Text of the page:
If this doesn't work (and presumably it hasn't), the next step is to figure out why. We've ruled out the possibility that it's an easy low-energy fix by asking politely. Now we need to figure out whether they are saying these things to intentionally support some internal purpose, or if it's just a habit that's too hard to break quickly. This can be determined by remaining polite, but firm. Repeat your request for them to not say these things. If it's just a habit they have, then you should see some slight tinges of embarrassment at the fact that they can't seem to make good on a single request. If you start sensing this, then you have a choice to make: how much are you willing to push on someone negatively, embarrassing them, in order to achieve your goals. You will have to hurt them a bit, and you have to make a judgement call as to whether that is a good idea or a bad idea. You can help them by steering clear of situations that lead to obvious jokes at the expense of the LGBT community, but in the end, it's a question of balance here.

The other response is a defensive one. If they get defensive in response to very soft gentle pressure, that is an indication that this making fun of LGBT individuals is serving a purpose in their mind, and they feel the need to defend that purpose. At this point you have another decision point. Is it worth your time and energy to better understand your relative? To get past this point properly, you're going to need to expend the energy it takes to dive into why they are making these jokes. You'll need to dig further than "making it for fun," as you mentioned in the chat room. We need to understand what purpose it serves in their mind. Are they uncomfortable with their own sexuality? Do they have a really bad boss that happens to be homosexual and this is the only outlet they have? Are they going through an existential crisis surrounding their religion and their entire life is really brittle right now?¹ Why are they saying these things?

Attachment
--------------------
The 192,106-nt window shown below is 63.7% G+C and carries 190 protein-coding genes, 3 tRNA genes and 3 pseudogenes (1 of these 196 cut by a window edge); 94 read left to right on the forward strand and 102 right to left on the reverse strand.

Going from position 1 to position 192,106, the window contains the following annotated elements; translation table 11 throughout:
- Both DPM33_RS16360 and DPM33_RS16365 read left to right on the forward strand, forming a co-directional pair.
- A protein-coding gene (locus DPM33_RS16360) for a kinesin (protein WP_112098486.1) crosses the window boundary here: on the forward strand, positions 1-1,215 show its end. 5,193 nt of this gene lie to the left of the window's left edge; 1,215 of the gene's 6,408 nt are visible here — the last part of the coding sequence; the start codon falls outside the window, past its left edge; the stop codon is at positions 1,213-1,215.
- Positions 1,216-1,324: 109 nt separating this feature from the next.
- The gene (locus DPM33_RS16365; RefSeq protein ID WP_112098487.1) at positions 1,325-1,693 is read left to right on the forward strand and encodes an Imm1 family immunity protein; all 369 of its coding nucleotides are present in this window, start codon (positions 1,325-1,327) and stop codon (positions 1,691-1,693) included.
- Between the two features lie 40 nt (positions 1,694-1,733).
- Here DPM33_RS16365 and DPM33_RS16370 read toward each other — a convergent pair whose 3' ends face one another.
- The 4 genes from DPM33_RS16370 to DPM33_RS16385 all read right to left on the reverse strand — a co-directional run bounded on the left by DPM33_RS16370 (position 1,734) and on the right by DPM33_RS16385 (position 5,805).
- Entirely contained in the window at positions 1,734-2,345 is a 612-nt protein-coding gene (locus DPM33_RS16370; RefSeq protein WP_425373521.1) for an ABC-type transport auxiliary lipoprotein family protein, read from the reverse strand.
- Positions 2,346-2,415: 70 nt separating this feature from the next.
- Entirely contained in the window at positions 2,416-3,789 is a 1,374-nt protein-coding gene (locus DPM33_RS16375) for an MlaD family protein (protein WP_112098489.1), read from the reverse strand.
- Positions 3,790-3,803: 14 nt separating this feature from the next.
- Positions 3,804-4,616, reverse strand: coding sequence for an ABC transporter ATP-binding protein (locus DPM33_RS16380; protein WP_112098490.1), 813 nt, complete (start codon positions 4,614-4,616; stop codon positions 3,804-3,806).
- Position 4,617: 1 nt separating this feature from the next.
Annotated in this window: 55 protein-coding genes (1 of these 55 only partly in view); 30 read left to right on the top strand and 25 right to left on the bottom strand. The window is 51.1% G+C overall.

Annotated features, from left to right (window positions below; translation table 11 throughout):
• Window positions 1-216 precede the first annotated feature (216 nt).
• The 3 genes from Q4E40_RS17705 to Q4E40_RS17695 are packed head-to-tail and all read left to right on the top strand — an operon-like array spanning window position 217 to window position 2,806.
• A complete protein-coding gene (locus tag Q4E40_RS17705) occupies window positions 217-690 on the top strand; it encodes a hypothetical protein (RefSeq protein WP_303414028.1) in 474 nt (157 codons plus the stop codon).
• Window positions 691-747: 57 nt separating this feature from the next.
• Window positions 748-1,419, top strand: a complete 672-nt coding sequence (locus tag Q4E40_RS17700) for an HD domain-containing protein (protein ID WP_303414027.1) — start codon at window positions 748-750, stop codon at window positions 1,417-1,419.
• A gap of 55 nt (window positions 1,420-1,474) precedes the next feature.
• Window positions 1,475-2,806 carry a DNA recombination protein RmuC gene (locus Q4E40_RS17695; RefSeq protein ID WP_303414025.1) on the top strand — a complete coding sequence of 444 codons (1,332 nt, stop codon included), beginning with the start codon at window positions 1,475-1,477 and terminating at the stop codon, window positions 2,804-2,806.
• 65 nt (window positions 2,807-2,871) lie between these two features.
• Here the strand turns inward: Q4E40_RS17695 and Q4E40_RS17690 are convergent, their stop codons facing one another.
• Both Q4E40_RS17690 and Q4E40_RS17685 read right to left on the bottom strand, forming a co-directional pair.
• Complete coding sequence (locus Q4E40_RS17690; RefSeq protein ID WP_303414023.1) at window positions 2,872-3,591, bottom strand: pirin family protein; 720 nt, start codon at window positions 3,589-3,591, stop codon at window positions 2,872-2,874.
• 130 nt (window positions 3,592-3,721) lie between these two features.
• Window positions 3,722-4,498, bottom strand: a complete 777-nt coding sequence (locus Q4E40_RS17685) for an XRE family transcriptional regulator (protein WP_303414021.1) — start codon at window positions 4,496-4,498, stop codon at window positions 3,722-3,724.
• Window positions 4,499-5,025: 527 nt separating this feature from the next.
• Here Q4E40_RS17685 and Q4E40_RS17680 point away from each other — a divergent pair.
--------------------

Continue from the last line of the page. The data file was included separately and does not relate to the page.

Only once you understand better why they are saying these things can you truly start to help without conflict. You can start to provide them assistance with what they really want, rather than just combating their word choices. Maybe you can give them an opportunity to loudly complain about their boss for their actual poor-boss-choices rather than their sexual orientation. Maybe you can be the friend that they can trust won't poke too hard at their uncertainties. Whatever it is, you can't find the answer on the internet. The answer is inside your close relative.

There is, of course, the usual approaches. If you're not willing to spend the time to get inside their head, you can always rely on tried and true processes. I don't know much about India, but in America, it's totally acceptable to shame someone for their anti-LGBT views (as ironic as that sounds). There's also always the option of just not talking to them. If you can't take the time to learn their views, maybe they're not as close as you think. Regardless, those approaches will bring conflict. You get to decide if that conflict is worth it or not. But my preference is to try to resolve these issues with no conflict, by getting into the head of the other individual and trying to help them out.